• Legal fees—These fees include those associated with a workers’ compensation claim, any civil liability expenses and settlement costs.

Indirect costs for a workers’ compensation claim are those not covered by such insurance. These costs can vary depending on the extent of an employee’s injury. Some indirect costs include:Wage and hour costs—These additional costs are incurred by employees who must work extra hours to compensate for another employee’s time away from work. This includes hiring temporary workers or having employees work overtime to fill in for the missing worker.

  • HR support expenses—This includes the increased work and time incurred by individuals who handle workers’ compensation claims and related paperwork.
  • Claim investigation costs—This includes costs associated with the investigation of a workers’ compensation claim if there is a concern of fraud.
  • Hazard mitigation costs—This includes costs associated with mitigating the hazard(s) that caused an employee’s injury.
  • Production deadline extensions—An injured employee’s absence can cause delays in production, thus increasing production costs and negatively affecting business contracts.
  • Training expenses—This refers to the costs of training other employees to fill in for an injured employee if they are unable to return to work in their original capacity. This can be a temporary or permanent arrangement. If it’s permanent, the company may have to cover the costs of hiring a new employee.
  • OSHA fines—If an employee is injured or killed at work, an inspection will be triggered and the employer may be subject to OSHA citations for any safety issues found during the inspection. Also, the more employee injuries and fatalities an employer experiences, the higher their business’s incident rate will be—thus triggering more OSHA inspections.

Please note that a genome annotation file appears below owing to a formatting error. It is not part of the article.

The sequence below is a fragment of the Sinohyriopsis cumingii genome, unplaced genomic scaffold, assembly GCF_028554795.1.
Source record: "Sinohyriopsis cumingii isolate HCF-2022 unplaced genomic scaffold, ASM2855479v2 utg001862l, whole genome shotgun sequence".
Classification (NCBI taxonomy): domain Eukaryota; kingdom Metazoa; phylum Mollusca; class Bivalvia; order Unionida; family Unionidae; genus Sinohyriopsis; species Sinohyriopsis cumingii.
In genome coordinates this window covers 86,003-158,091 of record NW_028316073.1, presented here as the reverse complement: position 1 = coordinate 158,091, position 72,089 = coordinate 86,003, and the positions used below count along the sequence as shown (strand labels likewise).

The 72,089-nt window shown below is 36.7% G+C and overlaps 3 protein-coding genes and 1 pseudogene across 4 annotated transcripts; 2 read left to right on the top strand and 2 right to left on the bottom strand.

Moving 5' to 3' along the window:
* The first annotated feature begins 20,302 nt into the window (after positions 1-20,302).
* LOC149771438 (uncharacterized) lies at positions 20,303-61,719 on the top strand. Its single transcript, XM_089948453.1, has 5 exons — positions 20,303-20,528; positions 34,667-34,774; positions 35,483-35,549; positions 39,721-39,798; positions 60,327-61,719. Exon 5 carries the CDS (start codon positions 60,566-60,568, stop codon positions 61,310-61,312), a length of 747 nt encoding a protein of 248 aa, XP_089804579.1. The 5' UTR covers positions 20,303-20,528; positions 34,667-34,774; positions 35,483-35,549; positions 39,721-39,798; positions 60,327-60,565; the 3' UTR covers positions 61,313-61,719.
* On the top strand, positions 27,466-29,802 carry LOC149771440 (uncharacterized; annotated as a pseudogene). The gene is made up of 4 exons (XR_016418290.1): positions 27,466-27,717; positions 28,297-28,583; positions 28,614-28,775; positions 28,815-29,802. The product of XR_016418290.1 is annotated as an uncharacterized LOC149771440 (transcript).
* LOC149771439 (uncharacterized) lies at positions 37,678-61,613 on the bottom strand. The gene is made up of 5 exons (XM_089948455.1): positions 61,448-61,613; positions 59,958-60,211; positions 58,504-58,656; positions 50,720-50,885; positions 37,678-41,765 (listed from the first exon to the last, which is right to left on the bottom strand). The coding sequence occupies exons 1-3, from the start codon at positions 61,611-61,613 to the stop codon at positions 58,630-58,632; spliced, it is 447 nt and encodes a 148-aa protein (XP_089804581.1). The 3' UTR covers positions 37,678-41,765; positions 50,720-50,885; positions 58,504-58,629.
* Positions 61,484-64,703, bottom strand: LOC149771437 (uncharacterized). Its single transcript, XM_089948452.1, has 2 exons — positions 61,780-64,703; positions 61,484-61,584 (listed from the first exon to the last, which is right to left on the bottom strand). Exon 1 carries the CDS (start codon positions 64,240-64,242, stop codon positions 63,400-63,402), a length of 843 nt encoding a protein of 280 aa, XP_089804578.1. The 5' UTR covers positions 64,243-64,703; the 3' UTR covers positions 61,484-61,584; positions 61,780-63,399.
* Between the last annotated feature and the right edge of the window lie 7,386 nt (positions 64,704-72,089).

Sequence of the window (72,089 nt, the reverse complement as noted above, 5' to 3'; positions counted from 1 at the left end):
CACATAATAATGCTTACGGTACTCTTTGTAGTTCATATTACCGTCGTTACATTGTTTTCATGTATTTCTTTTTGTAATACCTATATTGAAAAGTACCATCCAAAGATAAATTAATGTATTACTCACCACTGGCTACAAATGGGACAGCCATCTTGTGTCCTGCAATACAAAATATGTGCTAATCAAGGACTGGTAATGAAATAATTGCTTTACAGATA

• Insurance premium expenses—The more injury-related costs an employer experiences, the higher their experience modification factor will be. As a result, their business may be considered high risk and could receive increased premium rates.
  • Repair costs—Repair expenses associated with property or equipment can also be considered indirect costs, depending on whether or not the property or equipment was involved in an injury-causing incident.
  • Workplace culture concerns—A company with a high rate of injury may encounter poor employee morale, particularly because employees may begin to think that their employer does not care about their well-being. Typically, the lower morale is within a company, the higher incident rates will be.
  • Reputational struggles—A company with a high rate of workers’ compensation claims can garner a bad reputation. With a poor reputation, business contracts and qualified workers may be difficult to secure. A bad reputation can negatively impact an employer’s bottom line and even lead to their business closing down altogether.

Controlling these direct and indirect costs can be beneficial for employers. That’s why it’s crucial to be proactive.

 Direct and Indirect Workers' Compensation Costs

Reducing Direct and Indirect Costs